In a candid moment inside a cramped San Francisco gym last week, Durant, for the first time, explained in detail exactly why he spent much of the season facilitating. Given the team's 28-3 record this season when five players scored in double digits, it was no surprise that Durant's logic centered on building up his teammates.
The better role players like Thabo Sefolosha, Serge Ibaka and Kendrick Perkins are, Durant said, the better the Thunder will be.
“I could easily take 25, 30 shots, but I think I'm getting Thabo six or seven shots, Perk five or six shots, Serge six or seven,” Durant said. “So I'm kind of mixing up my shots and getting it to my teammates and their confidence is growing and growing with that. Because I know that in the playoffs, if we want to get to where we want to get to you'll need everybody to contribute. So it's a good place to start.”
Hours later, Durant then went out and finished one assist shy of recording a triple-double in the Thunder's win at Golden State. He did it while taking just 16 shots and being fully aware of the criticism that has come with such few attempts.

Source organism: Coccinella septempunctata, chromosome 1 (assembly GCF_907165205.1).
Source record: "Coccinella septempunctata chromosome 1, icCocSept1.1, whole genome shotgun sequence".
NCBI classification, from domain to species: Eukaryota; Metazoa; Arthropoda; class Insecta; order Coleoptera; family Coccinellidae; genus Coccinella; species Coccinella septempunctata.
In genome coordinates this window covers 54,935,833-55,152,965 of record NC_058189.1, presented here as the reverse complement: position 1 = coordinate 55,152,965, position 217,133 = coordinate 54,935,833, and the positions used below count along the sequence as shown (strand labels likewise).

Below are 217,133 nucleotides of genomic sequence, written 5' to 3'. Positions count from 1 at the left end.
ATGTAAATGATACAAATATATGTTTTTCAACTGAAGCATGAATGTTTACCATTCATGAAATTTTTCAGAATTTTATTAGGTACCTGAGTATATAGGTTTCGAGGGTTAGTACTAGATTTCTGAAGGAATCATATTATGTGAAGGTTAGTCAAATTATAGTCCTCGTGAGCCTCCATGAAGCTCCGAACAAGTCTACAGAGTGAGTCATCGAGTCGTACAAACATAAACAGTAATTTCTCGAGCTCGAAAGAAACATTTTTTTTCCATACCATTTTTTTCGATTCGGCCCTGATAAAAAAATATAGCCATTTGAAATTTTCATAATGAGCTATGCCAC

“They don't know the game of basketball, I don't think,” Durant said of his critics. “It is what it is. I'm going to continue to play my game. I think if you look at it, I've gotten better over every category since last season. So I don't know what else people can say. I've heard that I'm not aggressive enough. I need to shoot more. I need to take shots from Russell. I don't really get that. But I'm going to play my game. I'm not going to let the outside people dictate what I do.”
That's the only guarantee Durant will give.
“We're going to need everybody to contribute,” Durant said of the playoffs. “It's going to be nights when I have to score 30-plus for us to win. It's going to be nights when I have to take 10 shots for us to win, or get eight assists and 12 rebounds. I'm just trying to figure out ways to do it other than just scoring every game. And this year I think I've done a good job of it.”